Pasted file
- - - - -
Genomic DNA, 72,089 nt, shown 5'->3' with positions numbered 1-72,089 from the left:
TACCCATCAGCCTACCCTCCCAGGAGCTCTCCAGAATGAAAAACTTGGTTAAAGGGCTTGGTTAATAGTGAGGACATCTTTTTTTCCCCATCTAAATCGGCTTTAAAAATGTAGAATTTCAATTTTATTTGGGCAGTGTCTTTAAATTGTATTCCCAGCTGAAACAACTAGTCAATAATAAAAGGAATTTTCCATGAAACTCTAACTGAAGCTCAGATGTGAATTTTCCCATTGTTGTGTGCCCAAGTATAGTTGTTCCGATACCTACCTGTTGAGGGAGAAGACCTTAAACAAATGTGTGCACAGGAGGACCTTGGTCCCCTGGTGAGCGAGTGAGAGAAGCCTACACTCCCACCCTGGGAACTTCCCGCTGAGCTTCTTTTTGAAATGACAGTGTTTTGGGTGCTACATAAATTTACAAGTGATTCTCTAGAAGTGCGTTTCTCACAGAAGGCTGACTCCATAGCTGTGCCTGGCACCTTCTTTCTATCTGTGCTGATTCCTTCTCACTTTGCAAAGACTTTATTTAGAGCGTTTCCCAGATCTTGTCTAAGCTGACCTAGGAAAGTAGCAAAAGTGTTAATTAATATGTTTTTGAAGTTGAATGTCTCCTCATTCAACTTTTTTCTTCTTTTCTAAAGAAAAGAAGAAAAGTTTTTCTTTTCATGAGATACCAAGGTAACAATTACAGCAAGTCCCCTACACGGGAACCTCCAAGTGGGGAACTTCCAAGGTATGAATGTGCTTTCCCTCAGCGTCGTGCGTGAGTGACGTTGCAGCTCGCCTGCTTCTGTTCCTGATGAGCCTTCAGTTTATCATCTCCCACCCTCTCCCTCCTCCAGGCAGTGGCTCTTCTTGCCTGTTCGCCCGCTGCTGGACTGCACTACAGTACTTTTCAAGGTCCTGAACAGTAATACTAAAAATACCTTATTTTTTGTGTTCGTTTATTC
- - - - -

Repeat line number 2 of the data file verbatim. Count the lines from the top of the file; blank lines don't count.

TACCCATCAGCCTACCCTCCCAGGAGCTCTCCAGAATGAAAAACTTGGTTAAAGGGCTTGGTTAATAGTGAGGACATCTTTTTTTCCCCATCTAAATCGGCTTTAAAAATGTAGAATTTCAATTTTATTTGGGCAGTGTCTTTAAATTGTATTCCCAGCTGAAACAACTAGTCAATAATAAAAGGAATTTTCCATGAAACTCTAACTGAAGCTCAGATGTGAATTTTCCCATTGTTGTGTGCCCAAGTATAGTTGTTCCGATACCTACCTGTTGAGGGAGAAGACCTTAAACAAATGTGTGCACAGGAGGACCTTGGTCCCCTGGTGAGCGAGTGAGAGAAGCCTACACTCCCACCCTGGGAACTTCCCGCTGAGCTTCTTTTTGAAATGACAGTGTTTTGGGTGCTACATAAATTTACAAGTGATTCTCTAGAAGTGCGTTTCTCACAGAAGGCTGACTCCATAGCTGTGCCTGGCACCTTCTTTCTATCTGTGCTGATTCCTTCTCACTTTGCAAAGACTTTATTTAGAGCGTTTCCCAGATCTTGTCTAAGCTGACCTAGGAAAGTAGCAAAAGTGTTAATTAATATGTTTTTGAAGTTGAATGTCTCCTCATTCAACTTTTTTCTTCTTTTCTAAAGAAAAGAAGAAAAGTTTTTCTTTTCATGAGATACCAAGGTAACAATTACAGCAAGTCCCCTACACGGGAACCTCCAAGTGGGGAACTTCCAAGGTATGAATGTGCTTTCCCTCAGCGTCGTGCGTGAGTGACGTTGCAGCTCGCCTGCTTCTGTTCCTGATGAGCCTTCAGTTTATCATCTCCCACCCTCTCCCTCCTCCAGGCAGTGGCTCTTCTTGCCTGTTCGCCCGCTGCTGGACTGCACTACAGTACTTTTCAAGGTCCTGAACAGTAATACTAAAAATACCTTATTTTTTGTGTTCGTTTATTC